approximately 12%. An estimated 100-125 cases of meningococcal disease occur annually among college
         students and 5 to 15 students die as a result. Since 1991, cases of meningococcal disease among 15-24
         year olds have more than doubled. Since 1996, there have been 51 outbreaks, six of which occurred in
         colleges.

        Risk: Research shows that students living in dormitories, particularly freshmen are at higher risk for
         meningococcal disease than college students are overall. Data suggests that certain behavioral factors
         such as alcohol consumption, bar patronage and tobacco use (both active and passive smoking) may
         increase the risk for contracting meningococcal disease. Other groups at increased risk include those in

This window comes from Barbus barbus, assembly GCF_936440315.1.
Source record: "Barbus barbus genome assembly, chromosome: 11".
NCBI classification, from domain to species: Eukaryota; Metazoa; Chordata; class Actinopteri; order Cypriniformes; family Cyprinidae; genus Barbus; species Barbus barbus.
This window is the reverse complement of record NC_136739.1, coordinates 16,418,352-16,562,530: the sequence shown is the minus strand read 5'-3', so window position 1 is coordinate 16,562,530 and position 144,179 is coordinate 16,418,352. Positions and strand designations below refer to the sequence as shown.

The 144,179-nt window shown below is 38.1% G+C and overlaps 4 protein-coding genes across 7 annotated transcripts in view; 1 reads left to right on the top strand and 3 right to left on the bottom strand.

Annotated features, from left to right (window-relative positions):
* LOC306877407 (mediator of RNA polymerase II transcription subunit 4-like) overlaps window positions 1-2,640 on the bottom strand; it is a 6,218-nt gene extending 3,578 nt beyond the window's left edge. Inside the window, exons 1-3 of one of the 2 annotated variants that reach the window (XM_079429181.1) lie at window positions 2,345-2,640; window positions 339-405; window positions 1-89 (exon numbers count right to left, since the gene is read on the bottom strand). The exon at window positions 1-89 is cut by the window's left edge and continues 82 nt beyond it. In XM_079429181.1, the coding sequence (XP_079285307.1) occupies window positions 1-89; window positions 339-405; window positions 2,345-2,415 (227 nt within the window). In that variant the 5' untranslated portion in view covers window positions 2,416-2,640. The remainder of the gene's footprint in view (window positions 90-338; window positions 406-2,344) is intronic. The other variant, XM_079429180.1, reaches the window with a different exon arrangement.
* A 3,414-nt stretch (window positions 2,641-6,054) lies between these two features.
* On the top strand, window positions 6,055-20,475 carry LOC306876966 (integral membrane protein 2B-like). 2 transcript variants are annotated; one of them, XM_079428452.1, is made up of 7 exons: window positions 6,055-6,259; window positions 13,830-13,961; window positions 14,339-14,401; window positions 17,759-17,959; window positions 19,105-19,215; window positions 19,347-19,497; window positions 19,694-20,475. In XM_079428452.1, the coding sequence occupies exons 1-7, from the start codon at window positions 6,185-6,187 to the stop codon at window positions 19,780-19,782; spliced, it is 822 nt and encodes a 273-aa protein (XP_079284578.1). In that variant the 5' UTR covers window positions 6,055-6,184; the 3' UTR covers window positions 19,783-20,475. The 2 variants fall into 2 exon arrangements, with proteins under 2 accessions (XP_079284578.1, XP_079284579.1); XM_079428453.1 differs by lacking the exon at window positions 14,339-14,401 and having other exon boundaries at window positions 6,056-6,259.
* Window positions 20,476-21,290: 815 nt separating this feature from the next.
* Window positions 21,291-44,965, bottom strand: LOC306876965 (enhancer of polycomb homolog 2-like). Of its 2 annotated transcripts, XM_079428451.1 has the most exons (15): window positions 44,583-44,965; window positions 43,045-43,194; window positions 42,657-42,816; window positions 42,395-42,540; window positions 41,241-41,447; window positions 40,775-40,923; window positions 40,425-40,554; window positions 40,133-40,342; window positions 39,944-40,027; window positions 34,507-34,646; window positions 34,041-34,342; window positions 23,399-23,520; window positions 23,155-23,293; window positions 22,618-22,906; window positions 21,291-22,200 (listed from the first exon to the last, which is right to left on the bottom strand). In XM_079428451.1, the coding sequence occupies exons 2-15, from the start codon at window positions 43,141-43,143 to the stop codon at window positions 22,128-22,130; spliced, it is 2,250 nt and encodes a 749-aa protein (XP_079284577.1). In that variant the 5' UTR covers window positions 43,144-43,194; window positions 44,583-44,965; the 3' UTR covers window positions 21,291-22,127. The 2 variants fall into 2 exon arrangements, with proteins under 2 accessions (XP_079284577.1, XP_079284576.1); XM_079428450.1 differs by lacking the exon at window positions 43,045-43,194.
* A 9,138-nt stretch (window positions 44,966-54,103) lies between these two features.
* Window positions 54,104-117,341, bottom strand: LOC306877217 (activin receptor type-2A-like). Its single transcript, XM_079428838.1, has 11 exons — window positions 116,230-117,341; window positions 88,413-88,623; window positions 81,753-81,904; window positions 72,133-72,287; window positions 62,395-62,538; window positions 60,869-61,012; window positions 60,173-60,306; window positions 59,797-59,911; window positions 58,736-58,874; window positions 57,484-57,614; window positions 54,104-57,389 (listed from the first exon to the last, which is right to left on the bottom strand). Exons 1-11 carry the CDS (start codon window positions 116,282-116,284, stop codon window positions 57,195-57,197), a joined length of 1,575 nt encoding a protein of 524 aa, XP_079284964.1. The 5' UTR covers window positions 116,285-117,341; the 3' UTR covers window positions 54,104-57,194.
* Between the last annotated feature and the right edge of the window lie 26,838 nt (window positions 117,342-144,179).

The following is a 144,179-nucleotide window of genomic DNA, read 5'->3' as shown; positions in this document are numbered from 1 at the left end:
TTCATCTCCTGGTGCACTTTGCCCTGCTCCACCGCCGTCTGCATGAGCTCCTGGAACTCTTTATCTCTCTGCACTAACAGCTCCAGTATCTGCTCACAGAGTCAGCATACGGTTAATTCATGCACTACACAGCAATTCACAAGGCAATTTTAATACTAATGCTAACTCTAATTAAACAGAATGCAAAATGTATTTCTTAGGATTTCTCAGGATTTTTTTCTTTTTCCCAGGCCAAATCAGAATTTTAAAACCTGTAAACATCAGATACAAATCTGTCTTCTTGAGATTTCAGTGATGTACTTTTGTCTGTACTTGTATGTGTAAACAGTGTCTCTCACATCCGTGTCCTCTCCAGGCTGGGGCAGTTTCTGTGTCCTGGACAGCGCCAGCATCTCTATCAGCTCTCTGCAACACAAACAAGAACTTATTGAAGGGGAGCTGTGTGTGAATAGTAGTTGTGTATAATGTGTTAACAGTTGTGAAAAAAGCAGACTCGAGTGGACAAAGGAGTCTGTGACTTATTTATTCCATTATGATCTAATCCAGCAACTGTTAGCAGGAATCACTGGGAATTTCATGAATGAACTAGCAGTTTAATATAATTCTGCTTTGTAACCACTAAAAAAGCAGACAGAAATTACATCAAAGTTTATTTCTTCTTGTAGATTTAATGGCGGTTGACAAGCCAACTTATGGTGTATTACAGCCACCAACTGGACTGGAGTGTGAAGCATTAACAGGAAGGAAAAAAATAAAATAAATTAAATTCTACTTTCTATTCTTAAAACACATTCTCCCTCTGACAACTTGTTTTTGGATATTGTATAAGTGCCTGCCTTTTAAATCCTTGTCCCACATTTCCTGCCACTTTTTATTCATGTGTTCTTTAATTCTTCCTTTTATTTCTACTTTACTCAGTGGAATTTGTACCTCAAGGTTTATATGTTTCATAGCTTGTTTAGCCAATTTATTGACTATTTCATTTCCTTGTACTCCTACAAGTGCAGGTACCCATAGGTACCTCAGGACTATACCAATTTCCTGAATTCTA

close contact with a known case, upper respiratory infections with compromised immune systems, and
         person’s traveling to endemic areas of the world.

        Treatment: The disease progresses rapidly, often in as little as 12 hours. Early recognition, performance
         of a lumbar puncture (spinal tap), and prompt initiation of antimicrobial therapy are crucial. Anyone who
         has had close, intimate contact with a person diagnosed with meningococcal meningitis should see a
         physician immediately for prophylactic antibiotic treatment.
VACCINATION
        The majority of meningococcal cases in the college age group are preventable with the meningococcal